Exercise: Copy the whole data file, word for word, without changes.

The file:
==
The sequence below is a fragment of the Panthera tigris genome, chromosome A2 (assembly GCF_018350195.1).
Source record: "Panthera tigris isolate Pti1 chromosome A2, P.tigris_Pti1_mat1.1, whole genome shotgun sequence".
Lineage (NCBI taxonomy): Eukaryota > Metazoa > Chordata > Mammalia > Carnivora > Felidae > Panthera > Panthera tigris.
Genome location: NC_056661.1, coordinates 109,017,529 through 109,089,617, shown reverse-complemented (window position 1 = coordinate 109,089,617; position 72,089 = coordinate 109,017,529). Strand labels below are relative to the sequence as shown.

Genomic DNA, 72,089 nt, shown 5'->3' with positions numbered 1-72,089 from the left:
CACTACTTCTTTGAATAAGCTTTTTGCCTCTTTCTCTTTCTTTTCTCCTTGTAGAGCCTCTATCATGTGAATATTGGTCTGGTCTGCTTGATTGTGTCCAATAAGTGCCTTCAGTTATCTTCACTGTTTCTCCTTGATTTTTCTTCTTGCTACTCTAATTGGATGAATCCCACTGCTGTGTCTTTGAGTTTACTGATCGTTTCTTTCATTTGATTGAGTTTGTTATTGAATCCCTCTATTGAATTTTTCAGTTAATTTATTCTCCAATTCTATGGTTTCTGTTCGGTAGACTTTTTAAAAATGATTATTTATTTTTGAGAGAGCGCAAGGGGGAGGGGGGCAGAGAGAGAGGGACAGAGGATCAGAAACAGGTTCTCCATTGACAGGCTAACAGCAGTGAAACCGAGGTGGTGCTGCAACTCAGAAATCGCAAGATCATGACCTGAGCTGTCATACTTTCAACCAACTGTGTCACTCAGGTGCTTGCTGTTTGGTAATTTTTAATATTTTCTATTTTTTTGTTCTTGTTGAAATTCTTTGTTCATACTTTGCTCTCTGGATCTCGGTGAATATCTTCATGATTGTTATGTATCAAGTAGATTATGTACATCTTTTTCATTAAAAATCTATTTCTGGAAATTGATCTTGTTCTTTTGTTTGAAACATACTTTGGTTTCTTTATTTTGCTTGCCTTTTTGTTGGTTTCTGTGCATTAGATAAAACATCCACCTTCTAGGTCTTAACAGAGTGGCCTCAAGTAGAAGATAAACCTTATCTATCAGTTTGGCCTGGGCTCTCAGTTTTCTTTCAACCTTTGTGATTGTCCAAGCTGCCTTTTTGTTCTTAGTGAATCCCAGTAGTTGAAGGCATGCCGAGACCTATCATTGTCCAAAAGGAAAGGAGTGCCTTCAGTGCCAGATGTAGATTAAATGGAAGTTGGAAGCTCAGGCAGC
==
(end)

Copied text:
The sequence below is a fragment of the Panthera tigris genome, chromosome A2 (assembly GCF_018350195.1).
Source record: "Panthera tigris isolate Pti1 chromosome A2, P.tigris_Pti1_mat1.1, whole genome shotgun sequence".
Lineage (NCBI taxonomy): Eukaryota > Metazoa > Chordata > Mammalia > Carnivora > Felidae > Panthera > Panthera tigris.
Genome location: NC_056661.1, coordinates 109,017,529 through 109,089,617, shown reverse-complemented (window position 1 = coordinate 109,089,617; position 72,089 = coordinate 109,017,529). Strand labels below are relative to the sequence as shown.

Genomic DNA, 72,089 nt, shown 5'->3' with positions numbered 1-72,089 from the left:
CACTACTTCTTTGAATAAGCTTTTTGCCTCTTTCTCTTTCTTTTCTCCTTGTAGAGCCTCTATCATGTGAATATTGGTCTGGTCTGCTTGATTGTGTCCAATAAGTGCCTTCAGTTATCTTCACTGTTTCTCCTTGATTTTTCTTCTTGCTACTCTAATTGGATGAATCCCACTGCTGTGTCTTTGAGTTTACTGATCGTTTCTTTCATTTGATTGAGTTTGTTATTGAATCCCTCTATTGAATTTTTCAGTTAATTTATTCTCCAATTCTATGGTTTCTGTTCGGTAGACTTTTTAAAAATGATTATTTATTTTTGAGAGAGCGCAAGGGGGAGGGGGGCAGAGAGAGAGGGACAGAGGATCAGAAACAGGTTCTCCATTGACAGGCTAACAGCAGTGAAACCGAGGTGGTGCTGCAACTCAGAAATCGCAAGATCATGACCTGAGCTGTCATACTTTCAACCAACTGTGTCACTCAGGTGCTTGCTGTTTGGTAATTTTTAATATTTTCTATTTTTTTGTTCTTGTTGAAATTCTTTGTTCATACTTTGCTCTCTGGATCTCGGTGAATATCTTCATGATTGTTATGTATCAAGTAGATTATGTACATCTTTTTCATTAAAAATCTATTTCTGGAAATTGATCTTGTTCTTTTGTTTGAAACATACTTTGGTTTCTTTATTTTGCTTGCCTTTTTGTTGGTTTCTGTGCATTAGATAAAACATCCACCTTCTAGGTCTTAACAGAGTGGCCTCAAGTAGAAGATAAACCTTATCTATCAGTTTGGCCTGGGCTCTCAGTTTTCTTTCAACCTTTGTGATTGTCCAAGCTGCCTTTTTGTTCTTAGTGAATCCCAGTAGTTGAAGGCATGCCGAGACCTATCATTGTCCAAAAGGAAAGGAGTGCCTTCAGTGCCAGATGTAGATTAAATGGAAGTTGGAAGCTCAGGCAGC